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The Effect of Dietary Protein on Protein Metabolism and Performance in Endurance-trained Males

WILLIAMSON, ERIC1; KATO, HIROYUKI1,2; VOLTERMAN, KIMBERLY A.1; SUZUKI, KATSUYA2; MOORE, DANIEL R.1

Medicine & Science in Sports & Exercise: February 2019 - Volume 51 - Issue 2 - p 352–360
doi: 10.1249/MSS.0000000000001791
APPLIED SCIENCES
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Recommendations for dietary protein are primarily based on intakes that maintain nitrogen (i.e., protein) balance rather than optimize metabolism and/or performance.

Purpose This study aimed to determine how varying protein intakes, including a new tracer-derived safe intake, alter whole body protein metabolism and exercise performance during training.

Methods Using a double-blind randomized crossover design, 10 male endurance-trained runners (age, 32 ± 8 yr; V˙O2peak, 65.9 ± 7.9 mL O2·kg−1·min−1) performed three trials consisting of 4 d of controlled training (20, 5, 10, and 20 km·d−1, respectively) while consuming diets providing 0.94 (LOW), 1.20 (MOD), and 1.83 (HIGH) g protein·kg−1·d−1. Whole body protein synthesis, breakdown, and net balance were determined by oral [15N]glycine on the first and last day of the 4-d controlled training period, whereas exercise performance was determined from maximum voluntary isometric contraction, 5-km time trial, and countermovement jump impulse (IMP) and peak force before and immediately after the 4-d intervention.

Results Synthesis and breakdown were not affected by protein intake, whereas net balance showed a dose–response (HIGH > MOD > LOW, P < 0.05) with only HIGH being in positive balance (P < 0.05). There was a trend (P = 0.06) toward an interaction in 5-km Time Trial with HIGH having a moderate effect over LOW (effect size = 0.57) and small effect over MOD (effect size = 0.26). IMP decreased with time (P < 0.01) with no effect of protein (P = 0.56). There was no effect of protein intake (P ≥ 0.06) on maximum voluntary isometric contraction, IMP, or peak force performance.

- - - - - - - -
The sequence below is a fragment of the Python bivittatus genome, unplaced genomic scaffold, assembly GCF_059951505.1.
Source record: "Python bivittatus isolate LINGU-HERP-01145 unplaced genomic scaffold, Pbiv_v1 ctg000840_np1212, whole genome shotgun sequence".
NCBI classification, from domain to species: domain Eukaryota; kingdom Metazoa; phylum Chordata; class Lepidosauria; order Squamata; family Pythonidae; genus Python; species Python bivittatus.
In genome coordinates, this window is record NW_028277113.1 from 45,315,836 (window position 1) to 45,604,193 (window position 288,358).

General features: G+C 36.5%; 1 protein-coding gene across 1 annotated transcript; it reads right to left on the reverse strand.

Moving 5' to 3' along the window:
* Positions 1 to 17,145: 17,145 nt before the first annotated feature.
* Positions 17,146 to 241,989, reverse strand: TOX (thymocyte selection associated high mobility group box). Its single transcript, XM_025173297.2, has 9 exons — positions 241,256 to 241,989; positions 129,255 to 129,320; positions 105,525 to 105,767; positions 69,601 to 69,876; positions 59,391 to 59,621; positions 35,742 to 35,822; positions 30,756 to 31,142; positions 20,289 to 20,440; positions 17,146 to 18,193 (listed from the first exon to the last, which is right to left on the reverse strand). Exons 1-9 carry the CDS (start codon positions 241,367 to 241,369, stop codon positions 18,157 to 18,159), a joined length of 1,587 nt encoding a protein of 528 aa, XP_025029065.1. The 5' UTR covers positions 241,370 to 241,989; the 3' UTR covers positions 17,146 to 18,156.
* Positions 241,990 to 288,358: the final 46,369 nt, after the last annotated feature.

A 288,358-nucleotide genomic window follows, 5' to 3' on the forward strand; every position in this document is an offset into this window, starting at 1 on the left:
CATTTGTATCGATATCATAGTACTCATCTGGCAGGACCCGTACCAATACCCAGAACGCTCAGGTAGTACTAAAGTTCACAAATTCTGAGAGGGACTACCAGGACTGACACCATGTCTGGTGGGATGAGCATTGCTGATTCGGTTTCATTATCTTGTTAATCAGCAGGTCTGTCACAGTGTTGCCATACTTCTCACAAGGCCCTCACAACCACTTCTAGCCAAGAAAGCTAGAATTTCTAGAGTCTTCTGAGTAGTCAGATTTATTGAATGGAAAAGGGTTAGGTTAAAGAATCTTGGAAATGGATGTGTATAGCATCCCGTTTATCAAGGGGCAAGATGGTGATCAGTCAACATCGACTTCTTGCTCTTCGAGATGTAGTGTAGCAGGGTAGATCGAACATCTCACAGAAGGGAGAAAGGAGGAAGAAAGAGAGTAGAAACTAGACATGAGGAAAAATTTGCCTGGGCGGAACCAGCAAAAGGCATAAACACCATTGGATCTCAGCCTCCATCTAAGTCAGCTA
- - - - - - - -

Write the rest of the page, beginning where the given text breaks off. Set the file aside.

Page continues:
Conclusion Our data suggest that athletes who consume dietary protein toward the upper end of the current recommendations by the American College of Sports Medicine (1.2–2 g·kg−1) would better maintain protein metabolism and potentially exercise performance during training.

1Faculty of Kinesiology and Physical Education, University of Toronto, Toronto, ON, CANADA; and

2Frontier Research Laboratories, Institute for Innovation, Ajinomoto Co., Inc., Kawasaki, Kanagawa, JAPAN

Address for correspondence: Daniel R. Moore, Ph.D., 100 Devonshire Place, Toronto, ON, Canada M5S 2C9; E-mail: dr.moore@utoronto.ca.

Williamson and Hiroyuki Kato contributed equally to this work.

Submitted for publication June 2018.

Accepted for publication September 2018.

© 2019 American College of Sports Medicine